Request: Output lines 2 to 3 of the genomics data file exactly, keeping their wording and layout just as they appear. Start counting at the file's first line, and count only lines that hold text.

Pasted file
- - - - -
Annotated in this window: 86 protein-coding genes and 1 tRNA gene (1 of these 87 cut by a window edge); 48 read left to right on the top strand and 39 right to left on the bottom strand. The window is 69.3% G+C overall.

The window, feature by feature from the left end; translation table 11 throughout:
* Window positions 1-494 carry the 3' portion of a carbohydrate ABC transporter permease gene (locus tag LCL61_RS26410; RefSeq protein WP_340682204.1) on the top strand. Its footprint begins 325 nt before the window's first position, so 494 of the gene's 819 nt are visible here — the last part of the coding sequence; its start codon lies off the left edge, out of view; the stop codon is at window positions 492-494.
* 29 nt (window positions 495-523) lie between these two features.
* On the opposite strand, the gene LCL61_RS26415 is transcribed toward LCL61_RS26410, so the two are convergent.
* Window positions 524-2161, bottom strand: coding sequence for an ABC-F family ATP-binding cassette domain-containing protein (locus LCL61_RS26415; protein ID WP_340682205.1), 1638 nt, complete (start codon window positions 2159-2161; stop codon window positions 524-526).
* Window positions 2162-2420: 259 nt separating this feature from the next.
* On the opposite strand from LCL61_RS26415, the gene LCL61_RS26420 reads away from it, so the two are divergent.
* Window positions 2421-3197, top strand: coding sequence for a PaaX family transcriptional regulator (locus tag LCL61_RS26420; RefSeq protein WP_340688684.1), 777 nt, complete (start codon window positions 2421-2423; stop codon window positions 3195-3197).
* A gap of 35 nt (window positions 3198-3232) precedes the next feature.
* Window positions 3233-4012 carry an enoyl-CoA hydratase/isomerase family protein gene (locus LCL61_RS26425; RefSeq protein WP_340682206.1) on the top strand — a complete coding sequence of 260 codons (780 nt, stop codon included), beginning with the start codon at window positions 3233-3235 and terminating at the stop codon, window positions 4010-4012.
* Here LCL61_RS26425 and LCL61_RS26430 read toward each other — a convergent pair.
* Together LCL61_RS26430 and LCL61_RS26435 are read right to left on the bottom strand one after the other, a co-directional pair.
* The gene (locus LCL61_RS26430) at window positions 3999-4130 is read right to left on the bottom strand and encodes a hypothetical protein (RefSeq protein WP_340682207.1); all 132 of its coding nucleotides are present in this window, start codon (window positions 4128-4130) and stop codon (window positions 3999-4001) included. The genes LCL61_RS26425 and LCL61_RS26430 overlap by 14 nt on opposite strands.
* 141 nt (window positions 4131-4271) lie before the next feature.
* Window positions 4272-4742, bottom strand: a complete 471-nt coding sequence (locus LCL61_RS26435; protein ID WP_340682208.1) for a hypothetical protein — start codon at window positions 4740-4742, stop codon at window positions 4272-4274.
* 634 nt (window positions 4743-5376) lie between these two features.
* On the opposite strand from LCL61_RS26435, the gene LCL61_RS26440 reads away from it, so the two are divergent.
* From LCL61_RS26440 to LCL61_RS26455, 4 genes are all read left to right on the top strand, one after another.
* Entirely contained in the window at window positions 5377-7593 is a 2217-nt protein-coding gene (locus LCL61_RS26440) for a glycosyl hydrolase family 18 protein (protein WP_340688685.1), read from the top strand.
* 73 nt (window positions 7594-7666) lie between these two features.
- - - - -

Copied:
The window, feature by feature from the left end; translation table 11 throughout:
* Window positions 1-494 carry the 3' portion of a carbohydrate ABC transporter permease gene (locus tag LCL61_RS26410; RefSeq protein WP_340682204.1) on the top strand. Its footprint begins 325 nt before the window's first position, so 494 of the gene's 819 nt are visible here — the last part of the coding sequence; its start codon lies off the left edge, out of view; the stop codon is at window positions 492-494.